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the web of life in southern Africa

Thomisus (flower crab spiders)

Life > Eukaryotes > Opisthokonta > Metazoa (animals) > Bilateria > Ecdysozoa > Panarthropoda > Tritocerebra > Arthropoda > Arachnomorpha > Cheliceriformes > Chelicerata > Euchelicerata > Arachnida > Araneae > Araneomorpha > Family: Thomisidae (crab spiders)

Thomisus sp. female with male waiting on her abdomen to mate. White Thomisus sp. with bee prey.
Thomisus sp.
Top: Thomisus female with male waiting on her abdomen to mate. Bottom: Thomisus sp. female. [image N. Larsen ] White Thomisus with bee prey. [image N. Larsen ]

The most conspicuous genus in the family. Spiders are short and squat, ranging in size from 3-11mm. The glabrous integument (exoskeleton) is cryptically coloured, taking on the colour of its surroundings. Thomisus is able to undergo white to yellow or pink colour changes depending on the flower they are sitting on. This colour change facilitates camouflage on flower ambush sites and is completed within 2 days. While colour patterns are species specific, colours can vary. Not all species have this colour changing ability as some species occur on bark or among grass seeds and thus are a cryptic brown. The first and second pairs of legs are noticeably longer and thicker than the last 2 pairs and are used for prey capture. The abdomen is triangular in shape, being widest posteriorly. The lateral eyes are situated on tubercles.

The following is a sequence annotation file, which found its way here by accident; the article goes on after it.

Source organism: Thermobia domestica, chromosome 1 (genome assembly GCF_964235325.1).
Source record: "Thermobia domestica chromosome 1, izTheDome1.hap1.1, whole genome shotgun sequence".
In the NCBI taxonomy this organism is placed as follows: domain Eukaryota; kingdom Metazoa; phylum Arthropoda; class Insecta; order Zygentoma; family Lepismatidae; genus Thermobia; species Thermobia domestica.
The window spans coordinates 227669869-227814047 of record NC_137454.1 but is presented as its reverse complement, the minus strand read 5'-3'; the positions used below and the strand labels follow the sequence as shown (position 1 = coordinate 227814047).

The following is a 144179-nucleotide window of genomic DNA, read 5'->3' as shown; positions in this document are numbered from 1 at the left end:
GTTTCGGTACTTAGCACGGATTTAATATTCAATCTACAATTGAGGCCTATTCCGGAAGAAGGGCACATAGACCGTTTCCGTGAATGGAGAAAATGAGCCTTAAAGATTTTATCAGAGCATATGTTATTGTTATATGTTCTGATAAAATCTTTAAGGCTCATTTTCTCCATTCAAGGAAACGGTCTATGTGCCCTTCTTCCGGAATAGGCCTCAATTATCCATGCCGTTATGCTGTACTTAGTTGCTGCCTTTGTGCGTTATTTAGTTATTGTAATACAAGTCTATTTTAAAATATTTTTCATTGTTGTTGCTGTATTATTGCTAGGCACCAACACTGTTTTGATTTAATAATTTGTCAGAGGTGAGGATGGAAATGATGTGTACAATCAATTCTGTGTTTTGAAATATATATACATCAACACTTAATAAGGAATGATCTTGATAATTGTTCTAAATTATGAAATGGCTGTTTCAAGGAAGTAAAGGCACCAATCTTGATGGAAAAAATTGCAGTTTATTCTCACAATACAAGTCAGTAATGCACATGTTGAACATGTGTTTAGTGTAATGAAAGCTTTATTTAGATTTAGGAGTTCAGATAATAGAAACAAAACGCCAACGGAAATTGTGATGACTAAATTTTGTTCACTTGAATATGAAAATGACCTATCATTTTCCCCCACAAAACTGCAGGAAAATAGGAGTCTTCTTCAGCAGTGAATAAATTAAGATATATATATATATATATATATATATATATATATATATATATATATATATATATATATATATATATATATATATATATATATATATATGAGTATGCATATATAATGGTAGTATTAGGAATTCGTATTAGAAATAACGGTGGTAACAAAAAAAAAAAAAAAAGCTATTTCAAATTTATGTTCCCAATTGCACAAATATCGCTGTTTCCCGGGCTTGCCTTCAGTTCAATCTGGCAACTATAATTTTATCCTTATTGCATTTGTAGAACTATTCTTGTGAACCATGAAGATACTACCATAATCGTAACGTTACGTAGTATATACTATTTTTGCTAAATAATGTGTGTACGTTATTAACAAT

Thomisus is a sedentary spider and is usually noticed only when one sees a strangely positioned, usually upside down, insect and upon investigation, the insect can be seen to be in the grips of a spider. Thomisus waits for flying insects to settle, patient and motionless, with outstretched legs. She can detect them from 20mm and when within a range of 5-10mm, Thomisus closes her powerful front legs, catching the insect which can be up to 3 times her size. The insect is then bitten behind the head and killed. The insides are dissolved with enzymes and sucked from the exoskeleton and the empty, perfect form of the insect is dropped to the ground.

Often a small brown male can be seen riding piggyback on the female (see top left photo). The male seeks out a subadult female and waits for her final moult at which time she is incapable of resisting his advances or attacking him. He makes his move and mates and then leaves to seek another defenseless mate. The females probably secretes pheromones before the moult which attracts the males. After mating, she lays her eggs in a leaf curled much like an ice cream cone. She guards the eggs without eating and dies later leaving her offspring to disperse.

Text by Norman Larsen